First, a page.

- Introducing The Oregon Trail Guide to Personal Finance
- The Oregon Trail Guide to PF: Preparing for the Journey
- The Oregon Trail Guide to PF: Shopping at the General Store
- The Oregon Trail Guide to PF: Surviving the Trail
- The Oregon Trail Guide to PF: Reflections on the Journey
As we enter part 2 of The Oregon Trail Guide to Personal Finance, take some time (if you haven’t already) to review part 1.
Now that you’ve figured out how to acquire the money, items and support system you need to begin your financial Oregon Trail, it’s time to learn how to not get screwed at the store. After all, you’ve worked really hard to get to this point (or maybe not hard at all and it’s just something that happened) and you don’t want to squander those dollars (or get taken in by shady shop owners. Like the guys who own the general stores in the game. They? Are shysters). And since shopping is pretty much unavoidable, particularly shopping for necessities like food and clothes, it’s best to have a strategy each time you walk into the store.
Here are some ideas for creating that strategy:
Make mindful, careful purchases
Frivolous purchases are the bane to every budget. We all want the latest, fanciest ox or wagon cover and honestly, who doesn’t want to buy that mysterious feather just because? I know I certainly do. But having those things won’t always get me to my destination, especially if they use up all the money I have for necessities and I have to starve or worry about poison berries that I had to pick from the side of road because I ran out of money to buy quality, safe food. And that fancy ox? Is it really going to do a better job of getting me to my destination than the regular, standard ox (ox, by the way, is my metaphor for car). The best way to combat buying useless but fun and fancy products is to walk into the store having researched and thought carefully about what you want to buy and only look for those items that fit into those criteria. And your budget.
By carefully planning your purchases and being mindful of their quality, durability, and price, you can maximize your purchasing power and not get blinded by shiny objects.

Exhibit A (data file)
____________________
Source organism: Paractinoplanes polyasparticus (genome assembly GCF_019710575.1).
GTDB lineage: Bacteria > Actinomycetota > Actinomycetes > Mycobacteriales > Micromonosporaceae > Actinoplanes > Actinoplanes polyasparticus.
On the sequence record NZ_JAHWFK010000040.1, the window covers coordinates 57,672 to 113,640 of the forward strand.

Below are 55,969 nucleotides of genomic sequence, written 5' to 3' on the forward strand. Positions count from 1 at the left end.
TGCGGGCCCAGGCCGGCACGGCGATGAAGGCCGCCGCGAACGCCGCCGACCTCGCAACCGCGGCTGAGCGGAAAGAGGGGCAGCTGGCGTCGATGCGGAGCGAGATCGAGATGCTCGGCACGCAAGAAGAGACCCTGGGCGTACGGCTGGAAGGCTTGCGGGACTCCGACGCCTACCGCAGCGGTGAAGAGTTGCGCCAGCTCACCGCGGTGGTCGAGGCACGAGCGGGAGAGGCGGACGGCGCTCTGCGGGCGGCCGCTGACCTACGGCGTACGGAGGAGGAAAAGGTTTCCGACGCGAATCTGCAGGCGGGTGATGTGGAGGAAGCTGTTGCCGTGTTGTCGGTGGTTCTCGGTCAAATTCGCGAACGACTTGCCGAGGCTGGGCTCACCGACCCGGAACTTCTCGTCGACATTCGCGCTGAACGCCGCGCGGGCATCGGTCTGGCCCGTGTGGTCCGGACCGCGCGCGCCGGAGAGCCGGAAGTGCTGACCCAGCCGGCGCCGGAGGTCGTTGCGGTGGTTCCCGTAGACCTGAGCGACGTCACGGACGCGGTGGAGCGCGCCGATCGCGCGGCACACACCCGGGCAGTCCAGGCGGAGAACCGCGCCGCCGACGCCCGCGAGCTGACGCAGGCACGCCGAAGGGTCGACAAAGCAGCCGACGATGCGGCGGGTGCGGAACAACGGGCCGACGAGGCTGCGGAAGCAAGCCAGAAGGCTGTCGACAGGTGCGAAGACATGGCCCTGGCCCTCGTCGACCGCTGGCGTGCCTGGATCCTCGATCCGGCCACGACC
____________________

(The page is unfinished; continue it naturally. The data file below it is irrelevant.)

Stockpile when possible
Stockpiling like a hoarder is never recommended. Particularly if you’re traveling in a very small, cramped wagon with 4 other people (and the occasional hitchhiker). But having a few extra supplies of items you need and/or frequently use is a good idea, especially if a) you can get them for a good price and b) you have the room to store them. For instance, when on the trail, my party likes to contract cholera. I know this after playing it 6000 times. So, when I have the money, I purchase numerous doses of chicken broth, the antidote to cholera (I love 1800s medicine). This prevents me from having to pay extra money at a convenience store (read: store on the trail, not at a fort) when my child gets sick. Plus, the doses don’t take up a ton of room so I can easily store them in a backpack with the feathers, mushrooms, and rope I’ve managed to collect along the way.
Let me be clear: going into debt to stockpile is not recommended. Only buy more than you need to survive when you have the money. And the room. There is no need to create extra space or create crowded conditions just so you can have that extra ax or roll of toilet paper.
Fix what you have before you buy new
When something breaks down, most people’s first instinct is to throw it out and buy something new. But when you’re traveling the treacherous Oregon Trail and your wagon wheel breaks and a new one is going to cost you 80 coins and you only have 60, there’s really only two options. The first, to quit traveling and just settle where you are, is not really a desirable choice (plus, it defeats the purpose of the game). The second choice is to repair the wheel. You can run to the store and purchase a repair kit for 8 coins to fix the wheel yourself. Or pay someone 20 coins to fix it for you. Either way, it’s cheaper than buying new. And who knows, that 40 coins you’ve saved yourself might just pay your fare on a ferry or buy some food at the next fort.
I do recognize and accept that it is not always possible to repair items. For example, if your wagon goes up in flames or a bear attacks and murders your oxen, you don’t have a choice but to buy new. And that’s fine. Just take care to make smart rather than emotional purchases during these times.
One final tip: look for deals.
I mean, who doesn’t love to shop for a good bargain? And on the trail, there are good bargains to be found. Besides waiting until you get to the stores at the forts to save 20% on your purchases, you can trade supplies for food, barter items for wagon parts, and even pawn items you’re not using at the general stores to earn extra cash. It’s a pretty great way to get what you need by getting rid of items you don’t want.
In real life, this can mean comparing prices at different stores, selling items on eBay or trading services with a friend (cooking meals for babysitting). If you’re short on cash, there are ways (legal ways) to earn the money to purchase those necessities.
Phew! That’s a lot to remember. But by employing these tips, it is possible not to drain your bank account when you go shopping. After all, who doesn’t love to shop and still come home with cash in her wallet (or coins in her purse)?
If you liked this, please come back tomorrow when we talk about strategies for surviving the trail.